Over the last four months, Grace and I have been implementing a plan to transition Partners in Bungu from traditional farming methods to organic practices. Growing organic vegetables (we’re planting onion, green pepper, and cucumber) means our farmers can get their products into fancy expat markets, namely in Dar es Salaam, and receive higher prices for their crops. Growing crops organically also means Partners can reduce the amount of money spent each month on agricultural inputs (i.e. pesticides, herbicides, fertilizers). The organic inputs they use can be sourced cheaply in and around Bungu and can even be found growing in the wild (such as utupa trees whose leaves can be squeezed to render a juice that serves as a pesticide). The opportunity to sell organic crops at higher prices coupled with reduced costs for monthly inputs will allow Partners to grow their earnings exponentially (Mungu akipenda!).
It’s important in each 2Seeds project that initiatives are driven forward by our Partners. Therefore, switching to organic farming practices necessitated putting someone at the helm, someone who could guide other group members in the ways of kilimo hai (organic agriculture). Bungu Partner Mngoma was elected to fill this position. During one of our weekly Monday meetings, Partners unanimously elected him to be the Bwana ya Kilimo Hai, and he gave an acceptance speech that was fit for the Academy Awards. Mngoma has been with the Bungu Project for about two years and is one of our most skilled farmers. He was also part of the organic cucumber trials we held last spring, so he has a great deal of knowledge about organic best practices. Throughout the last few months, he’s been an invaluable asset in our transition to organic agriculture.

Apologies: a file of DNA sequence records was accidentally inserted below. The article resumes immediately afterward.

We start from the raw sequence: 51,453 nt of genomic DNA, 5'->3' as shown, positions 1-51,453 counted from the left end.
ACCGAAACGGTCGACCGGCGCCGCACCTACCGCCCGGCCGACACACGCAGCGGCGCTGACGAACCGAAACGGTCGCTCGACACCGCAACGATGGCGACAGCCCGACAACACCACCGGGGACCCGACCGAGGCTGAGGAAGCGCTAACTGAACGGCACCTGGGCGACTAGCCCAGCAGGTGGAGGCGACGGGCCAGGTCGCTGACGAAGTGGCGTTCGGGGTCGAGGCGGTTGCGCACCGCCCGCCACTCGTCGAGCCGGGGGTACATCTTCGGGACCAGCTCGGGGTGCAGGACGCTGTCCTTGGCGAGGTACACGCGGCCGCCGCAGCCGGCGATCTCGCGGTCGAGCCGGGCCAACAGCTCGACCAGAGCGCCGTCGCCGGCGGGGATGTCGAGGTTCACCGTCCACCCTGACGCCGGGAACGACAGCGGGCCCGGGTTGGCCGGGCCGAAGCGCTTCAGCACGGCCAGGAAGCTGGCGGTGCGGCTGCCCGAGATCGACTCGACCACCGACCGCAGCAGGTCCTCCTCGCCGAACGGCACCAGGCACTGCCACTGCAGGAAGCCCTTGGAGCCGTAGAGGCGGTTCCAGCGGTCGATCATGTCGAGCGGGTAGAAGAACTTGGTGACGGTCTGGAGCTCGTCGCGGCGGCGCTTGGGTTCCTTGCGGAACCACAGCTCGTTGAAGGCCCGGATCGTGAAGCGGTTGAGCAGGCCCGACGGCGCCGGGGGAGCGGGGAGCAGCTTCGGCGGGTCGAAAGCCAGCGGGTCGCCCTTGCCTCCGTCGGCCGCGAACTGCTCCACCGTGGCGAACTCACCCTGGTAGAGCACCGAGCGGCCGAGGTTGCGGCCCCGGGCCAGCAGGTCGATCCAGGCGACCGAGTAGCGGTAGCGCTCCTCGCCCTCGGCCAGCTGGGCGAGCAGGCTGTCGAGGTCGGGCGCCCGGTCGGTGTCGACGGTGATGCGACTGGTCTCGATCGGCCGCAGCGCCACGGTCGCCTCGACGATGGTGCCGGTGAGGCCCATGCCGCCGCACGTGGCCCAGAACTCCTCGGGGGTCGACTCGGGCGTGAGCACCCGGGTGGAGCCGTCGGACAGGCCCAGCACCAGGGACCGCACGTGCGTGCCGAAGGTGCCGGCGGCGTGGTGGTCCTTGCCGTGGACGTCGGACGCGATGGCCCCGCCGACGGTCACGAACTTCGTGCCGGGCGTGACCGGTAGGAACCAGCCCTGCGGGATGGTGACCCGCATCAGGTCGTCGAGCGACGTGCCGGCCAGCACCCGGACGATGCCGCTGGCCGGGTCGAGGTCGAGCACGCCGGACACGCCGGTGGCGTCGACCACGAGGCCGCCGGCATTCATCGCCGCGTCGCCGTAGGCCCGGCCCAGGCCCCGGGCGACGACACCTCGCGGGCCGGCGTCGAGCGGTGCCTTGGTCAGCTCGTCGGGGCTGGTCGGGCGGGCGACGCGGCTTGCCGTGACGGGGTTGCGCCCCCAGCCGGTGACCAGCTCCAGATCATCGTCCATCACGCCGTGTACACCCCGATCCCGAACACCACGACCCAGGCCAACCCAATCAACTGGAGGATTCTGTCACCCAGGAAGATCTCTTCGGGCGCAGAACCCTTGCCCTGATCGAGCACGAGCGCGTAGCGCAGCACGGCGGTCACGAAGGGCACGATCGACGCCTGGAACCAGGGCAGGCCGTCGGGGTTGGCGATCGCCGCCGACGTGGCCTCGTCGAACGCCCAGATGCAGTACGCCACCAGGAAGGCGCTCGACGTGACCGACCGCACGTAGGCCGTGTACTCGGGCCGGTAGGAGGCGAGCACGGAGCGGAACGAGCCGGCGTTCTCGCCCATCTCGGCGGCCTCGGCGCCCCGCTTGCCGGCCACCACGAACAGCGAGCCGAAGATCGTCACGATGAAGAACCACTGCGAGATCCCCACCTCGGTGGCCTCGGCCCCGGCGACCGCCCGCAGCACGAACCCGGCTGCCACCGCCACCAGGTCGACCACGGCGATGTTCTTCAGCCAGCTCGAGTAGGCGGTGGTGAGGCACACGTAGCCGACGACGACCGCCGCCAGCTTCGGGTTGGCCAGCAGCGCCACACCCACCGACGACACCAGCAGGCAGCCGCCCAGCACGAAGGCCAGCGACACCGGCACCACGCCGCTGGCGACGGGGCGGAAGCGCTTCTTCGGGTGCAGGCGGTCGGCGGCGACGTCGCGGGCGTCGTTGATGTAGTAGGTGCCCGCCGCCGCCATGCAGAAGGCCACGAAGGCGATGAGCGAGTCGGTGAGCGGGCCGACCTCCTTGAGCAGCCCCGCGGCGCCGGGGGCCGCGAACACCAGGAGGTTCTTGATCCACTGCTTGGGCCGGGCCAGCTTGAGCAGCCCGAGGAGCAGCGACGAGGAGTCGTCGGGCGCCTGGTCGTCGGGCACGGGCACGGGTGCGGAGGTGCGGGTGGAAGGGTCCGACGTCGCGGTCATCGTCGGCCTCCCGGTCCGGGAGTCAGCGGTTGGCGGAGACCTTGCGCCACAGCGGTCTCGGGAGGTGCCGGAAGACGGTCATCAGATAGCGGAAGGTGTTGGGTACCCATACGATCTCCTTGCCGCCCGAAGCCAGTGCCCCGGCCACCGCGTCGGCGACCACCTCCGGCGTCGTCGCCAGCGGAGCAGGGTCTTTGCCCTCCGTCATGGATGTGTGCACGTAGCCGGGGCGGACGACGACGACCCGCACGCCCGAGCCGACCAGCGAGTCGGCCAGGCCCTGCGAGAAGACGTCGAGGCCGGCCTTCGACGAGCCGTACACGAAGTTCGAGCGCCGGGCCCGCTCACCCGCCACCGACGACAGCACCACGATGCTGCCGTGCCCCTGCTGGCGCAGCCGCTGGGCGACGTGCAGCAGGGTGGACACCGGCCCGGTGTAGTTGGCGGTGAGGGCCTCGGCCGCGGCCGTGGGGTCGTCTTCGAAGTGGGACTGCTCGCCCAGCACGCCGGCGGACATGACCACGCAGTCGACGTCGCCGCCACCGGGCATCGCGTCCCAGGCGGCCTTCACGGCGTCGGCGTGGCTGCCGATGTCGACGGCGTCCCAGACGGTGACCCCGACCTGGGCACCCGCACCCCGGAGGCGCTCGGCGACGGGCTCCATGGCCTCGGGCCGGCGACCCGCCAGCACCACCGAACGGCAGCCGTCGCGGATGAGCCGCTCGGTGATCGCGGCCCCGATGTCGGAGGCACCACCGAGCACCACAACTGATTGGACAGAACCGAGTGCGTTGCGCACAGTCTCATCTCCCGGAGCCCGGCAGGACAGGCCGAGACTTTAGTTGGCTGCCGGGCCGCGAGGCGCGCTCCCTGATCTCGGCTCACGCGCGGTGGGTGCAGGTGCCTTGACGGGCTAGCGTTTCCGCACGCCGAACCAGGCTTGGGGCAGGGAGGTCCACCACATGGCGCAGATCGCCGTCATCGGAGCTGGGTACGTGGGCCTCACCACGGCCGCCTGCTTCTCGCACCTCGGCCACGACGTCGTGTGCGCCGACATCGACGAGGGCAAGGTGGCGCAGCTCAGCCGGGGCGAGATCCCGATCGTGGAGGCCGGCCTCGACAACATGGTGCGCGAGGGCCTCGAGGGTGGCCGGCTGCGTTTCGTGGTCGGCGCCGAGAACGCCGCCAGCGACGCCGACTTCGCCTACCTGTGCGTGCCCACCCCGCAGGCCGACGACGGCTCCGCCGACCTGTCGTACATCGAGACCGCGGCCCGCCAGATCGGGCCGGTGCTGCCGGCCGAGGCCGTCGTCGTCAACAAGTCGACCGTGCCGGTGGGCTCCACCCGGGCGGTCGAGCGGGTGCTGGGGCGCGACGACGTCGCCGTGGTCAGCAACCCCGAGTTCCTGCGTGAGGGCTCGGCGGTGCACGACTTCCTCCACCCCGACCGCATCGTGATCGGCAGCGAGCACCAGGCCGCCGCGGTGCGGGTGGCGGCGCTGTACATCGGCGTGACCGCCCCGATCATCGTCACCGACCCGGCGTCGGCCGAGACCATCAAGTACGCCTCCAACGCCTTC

So what has the Bungu Project’s transition to organic agriculture looked like exactly? Our timeline has unfolded like this: In November we elected Mngoma to spearhead organic operations. In that same month we also held refresher trainings on organic pesticide, herbicide, and fertilizer preparation.
In December, we visited each Partner’s shamba (farm plot) to map out areas that would be dedicated solely to organic agriculture.
We then devised a new planting calendar to gradually rotate in the planting of organic cucumbers. During January, we worked closely with Mngoma and our local agricultural extension officer to monitor and evaluate these starter crops. When February came, Bungu’s first organic cucumbers came into bloom, allowing us the exciting opportunity to harvest and sell our first kilos at a farmer’s market in Dar. This first sale was a huge point of pride for everyone involved.
The next steps for Bungu’s organic agriculture include: rotating in other organic crops to the planting calendar (onions and green peppers), with the hope that Bungu will exclusively be growing organic crops by the end of the summer; finding new markets for our specialty crops; embarking upon a regional campaign to educate market sellers and consumers about the environmental benefits of cultivating organic produce; as well as continuing to monitor and evaluate organic best practices.
Stay tuned over the coming months to see how the rest of our organic activities unfold!